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    Three reasons for adopting DMEK in routine EK cases

    Improved visual results, lower rejection rate, less steroid-induced glaucoma among benefits

     

    Easier, safer with eye bank prep and stamping

    DMEK has changed in the ten years since it was first introduced, Dr. Terry continued.

    Standardized techniques have improved the speed of the procedure, and some of these procedures have been published.4-7

    There has also been improvement in the tissue that is received from eye banks. The tissue used for DMEK is delivered pre-stripped, removing the concern of destroying the tissue in the operating room. It is pre-stamped with an “S” mark on the Descemet’s side, not the endothelial side, eliminating the problem of upside-down grafts, which can be a primary cause of graft failure. Once the tissue is inside the chamber, before the gas or air bubble is added, the “S” verifies it is right side up.

    Even more recently, the DMEK donor tissue can be supplied already “pre-loaded” into a Straiko glass injector, saving time, risk, and money for the operating surgeon.
     

    Standardized technique

    Dr. Terry noted that the Devers Eye Institute has published a standardized technique for DMEK.7

    The synthesis of techniques uses pre-stripped tissue from an eye bank, which has the “S” stamp provided. The surgeon overstrips the recipient, as recommended by Kruse6, to get better adhesion in the periphery. The institute uses a Straiko glass injector (Michael Straiko, MD) and a no-bubble-tap unfolding technique developed by Edfel Yoeruek many years ago.8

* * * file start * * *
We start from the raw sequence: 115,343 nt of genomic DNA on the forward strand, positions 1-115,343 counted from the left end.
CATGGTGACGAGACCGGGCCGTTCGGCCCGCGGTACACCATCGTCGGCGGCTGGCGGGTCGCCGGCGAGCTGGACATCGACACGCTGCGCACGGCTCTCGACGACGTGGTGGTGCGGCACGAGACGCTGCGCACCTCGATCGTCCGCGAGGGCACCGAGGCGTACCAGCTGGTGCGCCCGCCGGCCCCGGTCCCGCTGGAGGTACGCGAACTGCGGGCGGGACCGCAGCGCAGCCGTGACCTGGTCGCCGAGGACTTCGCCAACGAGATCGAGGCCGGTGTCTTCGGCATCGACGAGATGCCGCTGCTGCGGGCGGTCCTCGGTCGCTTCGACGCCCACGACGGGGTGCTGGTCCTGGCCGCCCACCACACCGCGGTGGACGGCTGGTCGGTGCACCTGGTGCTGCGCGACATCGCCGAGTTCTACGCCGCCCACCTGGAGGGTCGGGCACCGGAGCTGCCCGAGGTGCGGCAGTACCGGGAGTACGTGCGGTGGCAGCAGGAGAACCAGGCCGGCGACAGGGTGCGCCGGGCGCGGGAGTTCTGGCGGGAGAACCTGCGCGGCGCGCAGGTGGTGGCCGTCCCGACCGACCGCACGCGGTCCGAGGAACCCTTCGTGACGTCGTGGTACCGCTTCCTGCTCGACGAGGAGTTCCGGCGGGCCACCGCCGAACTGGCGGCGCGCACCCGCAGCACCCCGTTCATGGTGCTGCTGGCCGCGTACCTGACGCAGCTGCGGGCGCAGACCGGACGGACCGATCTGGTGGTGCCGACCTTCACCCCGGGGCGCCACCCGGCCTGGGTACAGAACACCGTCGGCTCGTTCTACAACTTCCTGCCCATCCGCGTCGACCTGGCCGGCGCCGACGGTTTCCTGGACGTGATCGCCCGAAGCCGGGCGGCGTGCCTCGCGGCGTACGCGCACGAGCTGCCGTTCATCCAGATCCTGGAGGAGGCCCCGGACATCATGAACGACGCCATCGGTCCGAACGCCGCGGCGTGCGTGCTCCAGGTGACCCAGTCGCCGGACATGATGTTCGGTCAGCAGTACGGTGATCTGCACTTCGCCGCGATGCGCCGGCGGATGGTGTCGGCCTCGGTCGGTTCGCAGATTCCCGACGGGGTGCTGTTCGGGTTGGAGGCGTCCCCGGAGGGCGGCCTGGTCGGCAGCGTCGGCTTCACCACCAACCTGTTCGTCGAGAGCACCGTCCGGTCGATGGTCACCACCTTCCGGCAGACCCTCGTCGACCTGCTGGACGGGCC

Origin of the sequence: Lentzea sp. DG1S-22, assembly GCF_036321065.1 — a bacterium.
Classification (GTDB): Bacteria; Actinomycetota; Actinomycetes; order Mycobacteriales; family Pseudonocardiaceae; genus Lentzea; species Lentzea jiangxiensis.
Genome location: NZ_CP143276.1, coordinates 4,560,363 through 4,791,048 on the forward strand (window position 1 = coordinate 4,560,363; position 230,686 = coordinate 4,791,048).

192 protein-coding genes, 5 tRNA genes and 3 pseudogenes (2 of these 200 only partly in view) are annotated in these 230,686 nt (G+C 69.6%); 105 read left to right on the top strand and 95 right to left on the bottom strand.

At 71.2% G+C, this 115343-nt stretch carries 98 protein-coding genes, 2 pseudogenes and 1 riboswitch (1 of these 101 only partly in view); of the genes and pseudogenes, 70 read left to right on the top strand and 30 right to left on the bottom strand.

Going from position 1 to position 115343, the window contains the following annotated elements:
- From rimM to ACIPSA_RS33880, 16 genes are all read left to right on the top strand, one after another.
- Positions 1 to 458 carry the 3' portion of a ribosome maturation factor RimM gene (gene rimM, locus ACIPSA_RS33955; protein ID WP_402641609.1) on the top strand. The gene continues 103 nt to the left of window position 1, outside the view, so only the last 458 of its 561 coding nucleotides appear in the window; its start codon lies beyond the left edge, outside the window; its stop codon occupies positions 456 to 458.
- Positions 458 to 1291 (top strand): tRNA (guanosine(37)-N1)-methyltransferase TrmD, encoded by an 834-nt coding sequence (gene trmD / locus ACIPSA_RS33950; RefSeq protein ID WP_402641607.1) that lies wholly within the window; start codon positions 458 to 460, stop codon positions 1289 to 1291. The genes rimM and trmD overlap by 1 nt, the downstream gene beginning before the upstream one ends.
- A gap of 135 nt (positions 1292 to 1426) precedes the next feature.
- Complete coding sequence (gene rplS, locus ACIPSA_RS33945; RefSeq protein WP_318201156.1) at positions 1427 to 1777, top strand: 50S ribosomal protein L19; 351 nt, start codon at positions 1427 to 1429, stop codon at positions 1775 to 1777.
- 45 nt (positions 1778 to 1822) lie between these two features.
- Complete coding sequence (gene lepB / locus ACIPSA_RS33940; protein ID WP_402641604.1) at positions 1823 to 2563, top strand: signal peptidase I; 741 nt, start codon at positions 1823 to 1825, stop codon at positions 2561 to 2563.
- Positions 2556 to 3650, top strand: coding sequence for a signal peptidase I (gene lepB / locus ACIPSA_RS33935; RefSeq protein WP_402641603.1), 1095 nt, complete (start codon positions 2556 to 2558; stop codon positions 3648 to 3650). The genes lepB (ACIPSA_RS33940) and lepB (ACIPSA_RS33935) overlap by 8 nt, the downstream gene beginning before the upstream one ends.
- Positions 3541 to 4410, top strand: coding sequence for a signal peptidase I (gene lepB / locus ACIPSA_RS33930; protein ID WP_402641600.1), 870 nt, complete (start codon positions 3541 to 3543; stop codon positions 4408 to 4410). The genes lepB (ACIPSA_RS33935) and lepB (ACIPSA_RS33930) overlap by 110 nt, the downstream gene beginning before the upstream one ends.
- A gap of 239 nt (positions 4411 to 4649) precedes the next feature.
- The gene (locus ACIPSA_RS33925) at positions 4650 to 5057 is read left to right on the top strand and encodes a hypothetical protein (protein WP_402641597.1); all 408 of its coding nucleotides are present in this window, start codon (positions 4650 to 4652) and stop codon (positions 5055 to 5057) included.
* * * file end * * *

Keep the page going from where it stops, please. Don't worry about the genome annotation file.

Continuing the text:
José L. Güell, MD, has advocated 20% SF6 bubbles 10, which do increase adhesion in the periphery through sustained support, but air may do just as well in most cases.
    It is important to note that the DMEK procedure has evolved since its beginning.

    The learning curve is now very fast, Dr. Terry said. Experienced DSAEK surgeons who are turning to DMEK procedures are experiencing much better outcomes in their first cases than earlier DMEK surgeons did.3

    DMEK for endothelial failure

    For routine cases of endothelial failure, DMEK has a better visual outcome for the patient and lower risk of rejection, Dr. Terry explained.

    Patients can stop taking steroids in just a few months, and because fewer steroids are needed, the patient can be put on fluorometholone eye drops for the time they are on steroids very quickly, to avoid steroid complications.

    The learning curve is easier and faster now than ever, and the eye bank is doing the tissue preparation--making surgery faster, easier, and safer, Dr. Terry noted.
    Complication rates, even in a surgeon’s early cases, can be as low as DSAEK if an established technique is used.3,7

    When not to use DMEK

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